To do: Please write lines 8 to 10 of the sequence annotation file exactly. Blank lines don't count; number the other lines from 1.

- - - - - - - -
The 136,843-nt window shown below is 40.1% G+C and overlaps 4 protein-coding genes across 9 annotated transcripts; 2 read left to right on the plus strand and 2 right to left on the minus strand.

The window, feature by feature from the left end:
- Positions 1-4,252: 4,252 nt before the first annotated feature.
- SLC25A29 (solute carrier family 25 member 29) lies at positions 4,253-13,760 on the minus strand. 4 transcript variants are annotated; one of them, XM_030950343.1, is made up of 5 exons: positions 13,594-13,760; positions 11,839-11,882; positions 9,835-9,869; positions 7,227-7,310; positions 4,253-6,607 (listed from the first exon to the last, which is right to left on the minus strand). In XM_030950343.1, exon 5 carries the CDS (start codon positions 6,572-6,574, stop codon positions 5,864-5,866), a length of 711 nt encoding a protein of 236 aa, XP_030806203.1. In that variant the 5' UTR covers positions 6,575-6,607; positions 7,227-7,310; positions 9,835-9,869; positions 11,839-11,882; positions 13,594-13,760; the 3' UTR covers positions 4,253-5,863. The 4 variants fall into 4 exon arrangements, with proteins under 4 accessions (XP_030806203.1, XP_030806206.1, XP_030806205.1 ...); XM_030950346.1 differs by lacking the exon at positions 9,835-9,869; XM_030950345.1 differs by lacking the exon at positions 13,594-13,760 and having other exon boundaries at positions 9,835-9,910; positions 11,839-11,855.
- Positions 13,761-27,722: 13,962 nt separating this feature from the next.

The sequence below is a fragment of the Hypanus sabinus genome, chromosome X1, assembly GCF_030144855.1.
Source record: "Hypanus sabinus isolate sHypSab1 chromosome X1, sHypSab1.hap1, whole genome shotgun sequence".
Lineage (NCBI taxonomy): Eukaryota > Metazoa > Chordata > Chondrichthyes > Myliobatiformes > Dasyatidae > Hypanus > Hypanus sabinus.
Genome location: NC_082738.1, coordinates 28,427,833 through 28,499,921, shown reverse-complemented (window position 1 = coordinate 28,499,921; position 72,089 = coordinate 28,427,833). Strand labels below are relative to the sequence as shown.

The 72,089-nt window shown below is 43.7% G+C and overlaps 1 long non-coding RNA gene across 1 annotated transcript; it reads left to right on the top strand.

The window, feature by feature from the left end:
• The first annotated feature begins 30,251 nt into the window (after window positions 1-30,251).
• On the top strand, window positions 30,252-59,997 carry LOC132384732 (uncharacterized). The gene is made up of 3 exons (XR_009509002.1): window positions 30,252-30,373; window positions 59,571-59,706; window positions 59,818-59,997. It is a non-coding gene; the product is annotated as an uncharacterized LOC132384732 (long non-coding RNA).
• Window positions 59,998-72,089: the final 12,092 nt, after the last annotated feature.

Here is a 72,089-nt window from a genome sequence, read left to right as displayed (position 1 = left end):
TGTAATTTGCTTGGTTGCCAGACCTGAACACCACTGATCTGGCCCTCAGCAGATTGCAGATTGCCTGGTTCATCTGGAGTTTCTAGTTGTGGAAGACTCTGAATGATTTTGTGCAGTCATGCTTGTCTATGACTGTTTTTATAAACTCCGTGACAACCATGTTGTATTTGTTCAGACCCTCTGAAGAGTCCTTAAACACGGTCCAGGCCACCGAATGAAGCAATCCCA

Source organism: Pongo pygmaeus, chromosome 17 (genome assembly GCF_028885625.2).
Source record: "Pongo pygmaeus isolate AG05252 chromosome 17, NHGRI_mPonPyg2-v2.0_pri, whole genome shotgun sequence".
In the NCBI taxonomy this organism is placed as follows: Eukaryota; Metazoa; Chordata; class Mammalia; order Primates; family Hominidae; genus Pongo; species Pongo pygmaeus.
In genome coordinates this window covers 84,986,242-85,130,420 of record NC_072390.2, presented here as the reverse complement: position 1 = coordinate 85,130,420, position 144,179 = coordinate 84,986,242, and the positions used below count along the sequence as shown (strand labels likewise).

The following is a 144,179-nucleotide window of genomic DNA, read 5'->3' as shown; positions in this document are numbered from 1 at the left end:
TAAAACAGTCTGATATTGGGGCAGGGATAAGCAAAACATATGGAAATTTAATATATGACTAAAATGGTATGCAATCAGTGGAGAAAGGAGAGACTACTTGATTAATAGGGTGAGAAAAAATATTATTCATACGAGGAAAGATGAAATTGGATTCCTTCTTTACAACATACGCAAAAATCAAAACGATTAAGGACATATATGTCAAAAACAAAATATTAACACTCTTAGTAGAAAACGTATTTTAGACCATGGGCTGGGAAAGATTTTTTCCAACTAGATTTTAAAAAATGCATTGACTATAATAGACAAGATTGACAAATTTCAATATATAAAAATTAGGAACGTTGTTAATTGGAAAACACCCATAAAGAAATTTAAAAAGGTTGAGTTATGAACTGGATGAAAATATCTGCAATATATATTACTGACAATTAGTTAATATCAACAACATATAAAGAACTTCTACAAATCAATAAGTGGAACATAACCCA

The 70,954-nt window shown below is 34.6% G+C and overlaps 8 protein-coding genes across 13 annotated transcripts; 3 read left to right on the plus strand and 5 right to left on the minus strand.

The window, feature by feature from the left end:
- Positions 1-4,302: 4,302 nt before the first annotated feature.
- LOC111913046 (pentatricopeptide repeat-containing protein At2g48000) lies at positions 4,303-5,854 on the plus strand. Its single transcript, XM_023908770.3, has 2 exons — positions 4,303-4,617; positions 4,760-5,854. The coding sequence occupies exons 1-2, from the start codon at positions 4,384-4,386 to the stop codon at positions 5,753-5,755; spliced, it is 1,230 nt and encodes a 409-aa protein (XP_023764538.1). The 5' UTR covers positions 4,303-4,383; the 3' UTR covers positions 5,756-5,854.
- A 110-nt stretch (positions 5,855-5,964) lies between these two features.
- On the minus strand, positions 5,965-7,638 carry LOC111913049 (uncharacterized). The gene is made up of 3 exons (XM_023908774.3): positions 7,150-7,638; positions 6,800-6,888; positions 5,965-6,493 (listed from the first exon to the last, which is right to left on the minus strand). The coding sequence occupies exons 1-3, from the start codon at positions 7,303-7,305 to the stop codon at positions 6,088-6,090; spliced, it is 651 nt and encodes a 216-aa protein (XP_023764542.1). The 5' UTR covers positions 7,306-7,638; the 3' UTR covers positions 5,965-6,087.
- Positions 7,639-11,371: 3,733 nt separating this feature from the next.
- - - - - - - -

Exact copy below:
Lineage (NCBI taxonomy): Eukaryota > Metazoa > Chordata > Chondrichthyes > Myliobatiformes > Dasyatidae > Hypanus > Hypanus sabinus.
Genome location: NC_082738.1, coordinates 28,427,833 through 28,499,921, shown reverse-complemented (window position 1 = coordinate 28,499,921; position 72,089 = coordinate 28,427,833). Strand labels below are relative to the sequence as shown.

The 72,089-nt window shown below is 43.7% G+C and overlaps 1 long non-coding RNA gene across 1 annotated transcript; it reads left to right on the top strand.